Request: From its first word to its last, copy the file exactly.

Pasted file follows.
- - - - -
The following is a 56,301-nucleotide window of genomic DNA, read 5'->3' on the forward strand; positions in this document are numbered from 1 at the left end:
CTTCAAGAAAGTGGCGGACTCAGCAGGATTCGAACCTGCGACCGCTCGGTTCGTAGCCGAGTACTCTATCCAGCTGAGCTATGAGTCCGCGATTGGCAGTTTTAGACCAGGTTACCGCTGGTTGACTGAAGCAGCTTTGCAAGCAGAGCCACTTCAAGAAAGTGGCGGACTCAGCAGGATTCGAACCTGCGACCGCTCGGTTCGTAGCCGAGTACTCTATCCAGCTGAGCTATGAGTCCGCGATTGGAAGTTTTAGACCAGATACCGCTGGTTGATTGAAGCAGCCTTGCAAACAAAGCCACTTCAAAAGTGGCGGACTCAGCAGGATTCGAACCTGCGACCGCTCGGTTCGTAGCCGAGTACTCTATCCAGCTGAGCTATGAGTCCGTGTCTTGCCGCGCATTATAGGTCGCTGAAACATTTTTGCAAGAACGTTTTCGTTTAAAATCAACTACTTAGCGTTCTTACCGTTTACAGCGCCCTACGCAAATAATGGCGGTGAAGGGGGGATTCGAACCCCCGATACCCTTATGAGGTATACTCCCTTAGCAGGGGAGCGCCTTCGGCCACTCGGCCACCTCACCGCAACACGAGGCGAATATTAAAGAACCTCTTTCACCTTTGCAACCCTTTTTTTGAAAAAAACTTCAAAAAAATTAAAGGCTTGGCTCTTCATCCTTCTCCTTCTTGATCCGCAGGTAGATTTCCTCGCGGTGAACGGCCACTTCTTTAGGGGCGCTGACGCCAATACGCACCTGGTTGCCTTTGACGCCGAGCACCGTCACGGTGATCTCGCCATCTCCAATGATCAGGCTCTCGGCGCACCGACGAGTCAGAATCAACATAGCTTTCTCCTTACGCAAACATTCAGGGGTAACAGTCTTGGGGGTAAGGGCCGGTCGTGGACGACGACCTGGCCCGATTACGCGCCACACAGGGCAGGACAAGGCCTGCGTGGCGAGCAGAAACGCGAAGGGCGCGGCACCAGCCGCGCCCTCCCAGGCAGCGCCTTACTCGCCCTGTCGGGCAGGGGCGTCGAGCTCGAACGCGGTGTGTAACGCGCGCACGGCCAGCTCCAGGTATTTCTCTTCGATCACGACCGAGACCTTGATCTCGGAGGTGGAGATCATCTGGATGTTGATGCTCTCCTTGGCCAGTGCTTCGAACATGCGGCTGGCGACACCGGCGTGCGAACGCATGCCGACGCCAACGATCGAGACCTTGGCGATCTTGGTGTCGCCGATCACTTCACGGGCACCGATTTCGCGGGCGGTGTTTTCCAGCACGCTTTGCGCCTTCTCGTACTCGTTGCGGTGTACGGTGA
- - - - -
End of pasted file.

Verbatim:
The following is a 56,301-nucleotide window of genomic DNA, read 5'->3' on the forward strand; positions in this document are numbered from 1 at the left end:
CTTCAAGAAAGTGGCGGACTCAGCAGGATTCGAACCTGCGACCGCTCGGTTCGTAGCCGAGTACTCTATCCAGCTGAGCTATGAGTCCGCGATTGGCAGTTTTAGACCAGGTTACCGCTGGTTGACTGAAGCAGCTTTGCAAGCAGAGCCACTTCAAGAAAGTGGCGGACTCAGCAGGATTCGAACCTGCGACCGCTCGGTTCGTAGCCGAGTACTCTATCCAGCTGAGCTATGAGTCCGCGATTGGAAGTTTTAGACCAGATACCGCTGGTTGATTGAAGCAGCCTTGCAAACAAAGCCACTTCAAAAGTGGCGGACTCAGCAGGATTCGAACCTGCGACCGCTCGGTTCGTAGCCGAGTACTCTATCCAGCTGAGCTATGAGTCCGTGTCTTGCCGCGCATTATAGGTCGCTGAAACATTTTTGCAAGAACGTTTTCGTTTAAAATCAACTACTTAGCGTTCTTACCGTTTACAGCGCCCTACGCAAATAATGGCGGTGAAGGGGGGATTCGAACCCCCGATACCCTTATGAGGTATACTCCCTTAGCAGGGGAGCGCCTTCGGCCACTCGGCCACCTCACCGCAACACGAGGCGAATATTAAAGAACCTCTTTCACCTTTGCAACCCTTTTTTTGAAAAAAACTTCAAAAAAATTAAAGGCTTGGCTCTTCATCCTTCTCCTTCTTGATCCGCAGGTAGATTTCCTCGCGGTGAACGGCCACTTCTTTAGGGGCGCTGACGCCAATACGCACCTGGTTGCCTTTGACGCCGAGCACCGTCACGGTGATCTCGCCATCTCCAATGATCAGGCTCTCGGCGCACCGACGAGTCAGAATCAACATAGCTTTCTCCTTACGCAAACATTCAGGGGTAACAGTCTTGGGGGTAAGGGCCGGTCGTGGACGACGACCTGGCCCGATTACGCGCCACACAGGGCAGGACAAGGCCTGCGTGGCGAGCAGAAACGCGAAGGGCGCGGCACCAGCCGCGCCCTCCCAGGCAGCGCCTTACTCGCCCTGTCGGGCAGGGGCGTCGAGCTCGAACGCGGTGTGTAACGCGCGCACGGCCAGCTCCAGGTATTTCTCTTCGATCACGACCGAGACCTTGATCTCGGAGGTGGAGATCATCTGGATGTTGATGCTCTCCTTGGCCAGTGCTTCGAACATGCGGCTGGCGACACCGGCGTGCGAACGCATGCCGACGCCAACGATCGAGACCTTGGCGATCTTGGTGTCGCCGATCACTTCACGGGCACCGATTTCGCGGGCGGTGTTTTCCAGCACGCTTTGCGCCTTCTCGTACTCGTTGCGGTGTACGGTGA